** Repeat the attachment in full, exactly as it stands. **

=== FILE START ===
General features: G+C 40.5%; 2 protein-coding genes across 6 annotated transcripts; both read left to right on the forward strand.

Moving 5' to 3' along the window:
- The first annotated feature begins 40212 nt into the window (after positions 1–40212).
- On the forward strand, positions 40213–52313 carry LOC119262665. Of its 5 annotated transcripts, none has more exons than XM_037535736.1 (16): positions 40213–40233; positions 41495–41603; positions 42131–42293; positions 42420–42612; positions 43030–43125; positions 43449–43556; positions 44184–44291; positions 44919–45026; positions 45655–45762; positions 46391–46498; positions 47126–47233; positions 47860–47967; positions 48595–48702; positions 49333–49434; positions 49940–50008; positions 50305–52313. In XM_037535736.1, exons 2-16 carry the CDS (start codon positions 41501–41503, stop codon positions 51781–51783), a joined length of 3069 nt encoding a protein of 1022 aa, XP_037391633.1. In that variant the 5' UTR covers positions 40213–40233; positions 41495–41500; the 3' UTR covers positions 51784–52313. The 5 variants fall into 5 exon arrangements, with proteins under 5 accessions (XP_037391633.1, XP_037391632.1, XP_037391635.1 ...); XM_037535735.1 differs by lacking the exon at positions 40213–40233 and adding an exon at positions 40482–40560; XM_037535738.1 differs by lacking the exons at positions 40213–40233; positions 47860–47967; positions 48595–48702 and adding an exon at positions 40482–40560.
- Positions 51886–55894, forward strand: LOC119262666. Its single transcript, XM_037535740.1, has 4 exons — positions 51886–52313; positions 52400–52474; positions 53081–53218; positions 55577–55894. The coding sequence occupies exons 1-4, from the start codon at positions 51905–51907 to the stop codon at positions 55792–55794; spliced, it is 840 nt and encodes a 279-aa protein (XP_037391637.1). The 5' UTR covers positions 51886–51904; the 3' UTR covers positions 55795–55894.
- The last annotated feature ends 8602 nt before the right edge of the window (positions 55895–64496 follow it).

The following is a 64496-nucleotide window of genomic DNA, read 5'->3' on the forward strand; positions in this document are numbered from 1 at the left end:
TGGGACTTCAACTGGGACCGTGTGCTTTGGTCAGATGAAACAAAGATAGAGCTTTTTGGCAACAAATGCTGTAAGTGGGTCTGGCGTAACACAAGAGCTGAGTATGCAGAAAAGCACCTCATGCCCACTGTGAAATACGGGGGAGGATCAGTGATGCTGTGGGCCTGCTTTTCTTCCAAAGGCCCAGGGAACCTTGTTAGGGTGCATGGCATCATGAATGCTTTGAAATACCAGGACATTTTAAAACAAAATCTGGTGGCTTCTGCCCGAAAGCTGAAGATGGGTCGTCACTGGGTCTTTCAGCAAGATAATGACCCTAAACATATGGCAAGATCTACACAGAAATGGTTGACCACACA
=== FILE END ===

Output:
General features: G+C 40.5%; 2 protein-coding genes across 6 annotated transcripts; both read left to right on the forward strand.

Moving 5' to 3' along the window:
- The first annotated feature begins 40212 nt into the window (after positions 1–40212).
- On the forward strand, positions 40213–52313 carry LOC119262665. Of its 5 annotated transcripts, none has more exons than XM_037535736.1 (16): positions 40213–40233; positions 41495–41603; positions 42131–42293; positions 42420–42612; positions 43030–43125; positions 43449–43556; positions 44184–44291; positions 44919–45026; positions 45655–45762; positions 46391–46498; positions 47126–47233; positions 47860–47967; positions 48595–48702; positions 49333–49434; positions 49940–50008; positions 50305–52313. In XM_037535736.1, exons 2-16 carry the CDS (start codon positions 41501–41503, stop codon positions 51781–51783), a joined length of 3069 nt encoding a protein of 1022 aa, XP_037391633.1. In that variant the 5' UTR covers positions 40213–40233; positions 41495–41500; the 3' UTR covers positions 51784–52313. The 5 variants fall into 5 exon arrangements, with proteins under 5 accessions (XP_037391633.1, XP_037391632.1, XP_037391635.1 ...); XM_037535735.1 differs by lacking the exon at positions 40213–40233 and adding an exon at positions 40482–40560; XM_037535738.1 differs by lacking the exons at positions 40213–40233; positions 47860–47967; positions 48595–48702 and adding an exon at positions 40482–40560.
- Positions 51886–55894, forward strand: LOC119262666. Its single transcript, XM_037535740.1, has 4 exons — positions 51886–52313; positions 52400–52474; positions 53081–53218; positions 55577–55894. The coding sequence occupies exons 1-4, from the start codon at positions 51905–51907 to the stop codon at positions 55792–55794; spliced, it is 840 nt and encodes a 279-aa protein (XP_037391637.1). The 5' UTR covers positions 51886–51904; the 3' UTR covers positions 55795–55894.
- The last annotated feature ends 8602 nt before the right edge of the window (positions 55895–64496 follow it).

The following is a 64496-nucleotide window of genomic DNA, read 5'->3' on the forward strand; positions in this document are numbered from 1 at the left end:
TGGGACTTCAACTGGGACCGTGTGCTTTGGTCAGATGAAACAAAGATAGAGCTTTTTGGCAACAAATGCTGTAAGTGGGTCTGGCGTAACACAAGAGCTGAGTATGCAGAAAAGCACCTCATGCCCACTGTGAAATACGGGGGAGGATCAGTGATGCTGTGGGCCTGCTTTTCTTCCAAAGGCCCAGGGAACCTTGTTAGGGTGCATGGCATCATGAATGCTTTGAAATACCAGGACATTTTAAAACAAAATCTGGTGGCTTCTGCCCGAAAGCTGAAGATGGGTCGTCACTGGGTCTTTCAGCAAGATAATGACCCTAAACATATGGCAAGATCTACACAGAAATGGTTGACCACACA